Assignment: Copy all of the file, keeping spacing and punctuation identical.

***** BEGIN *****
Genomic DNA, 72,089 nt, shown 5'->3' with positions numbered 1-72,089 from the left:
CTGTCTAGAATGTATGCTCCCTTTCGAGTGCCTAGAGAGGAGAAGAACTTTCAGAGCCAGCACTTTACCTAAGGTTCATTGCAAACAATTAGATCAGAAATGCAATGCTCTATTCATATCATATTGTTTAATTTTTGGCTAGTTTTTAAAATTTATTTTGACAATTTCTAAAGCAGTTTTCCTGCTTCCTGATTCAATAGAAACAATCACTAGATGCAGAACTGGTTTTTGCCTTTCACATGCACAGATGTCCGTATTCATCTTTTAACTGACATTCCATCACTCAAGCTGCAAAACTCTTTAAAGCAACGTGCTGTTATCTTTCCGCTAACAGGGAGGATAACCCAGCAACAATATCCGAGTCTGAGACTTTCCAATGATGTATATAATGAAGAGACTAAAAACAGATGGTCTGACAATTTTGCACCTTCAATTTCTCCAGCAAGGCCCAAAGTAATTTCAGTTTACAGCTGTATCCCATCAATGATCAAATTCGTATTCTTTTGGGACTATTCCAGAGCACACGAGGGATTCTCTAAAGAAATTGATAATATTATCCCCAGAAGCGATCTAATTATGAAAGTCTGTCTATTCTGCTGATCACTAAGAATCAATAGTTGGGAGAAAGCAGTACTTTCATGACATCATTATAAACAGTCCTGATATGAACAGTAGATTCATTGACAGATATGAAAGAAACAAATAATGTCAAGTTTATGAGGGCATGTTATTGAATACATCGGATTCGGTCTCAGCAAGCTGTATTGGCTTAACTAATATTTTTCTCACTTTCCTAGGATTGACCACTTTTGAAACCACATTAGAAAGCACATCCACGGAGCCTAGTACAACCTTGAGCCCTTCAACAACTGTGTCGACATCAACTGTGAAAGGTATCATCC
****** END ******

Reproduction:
Genomic DNA, 72,089 nt, shown 5'->3' with positions numbered 1-72,089 from the left:
CTGTCTAGAATGTATGCTCCCTTTCGAGTGCCTAGAGAGGAGAAGAACTTTCAGAGCCAGCACTTTACCTAAGGTTCATTGCAAACAATTAGATCAGAAATGCAATGCTCTATTCATATCATATTGTTTAATTTTTGGCTAGTTTTTAAAATTTATTTTGACAATTTCTAAAGCAGTTTTCCTGCTTCCTGATTCAATAGAAACAATCACTAGATGCAGAACTGGTTTTTGCCTTTCACATGCACAGATGTCCGTATTCATCTTTTAACTGACATTCCATCACTCAAGCTGCAAAACTCTTTAAAGCAACGTGCTGTTATCTTTCCGCTAACAGGGAGGATAACCCAGCAACAATATCCGAGTCTGAGACTTTCCAATGATGTATATAATGAAGAGACTAAAAACAGATGGTCTGACAATTTTGCACCTTCAATTTCTCCAGCAAGGCCCAAAGTAATTTCAGTTTACAGCTGTATCCCATCAATGATCAAATTCGTATTCTTTTGGGACTATTCCAGAGCACACGAGGGATTCTCTAAAGAAATTGATAATATTATCCCCAGAAGCGATCTAATTATGAAAGTCTGTCTATTCTGCTGATCACTAAGAATCAATAGTTGGGAGAAAGCAGTACTTTCATGACATCATTATAAACAGTCCTGATATGAACAGTAGATTCATTGACAGATATGAAAGAAACAAATAATGTCAAGTTTATGAGGGCATGTTATTGAATACATCGGATTCGGTCTCAGCAAGCTGTATTGGCTTAACTAATATTTTTCTCACTTTCCTAGGATTGACCACTTTTGAAACCACATTAGAAAGCACATCCACGGAGCCTAGTACAACCTTGAGCCCTTCAACAACTGTGTCGACATCAACTGTGAAAGGTATCATCC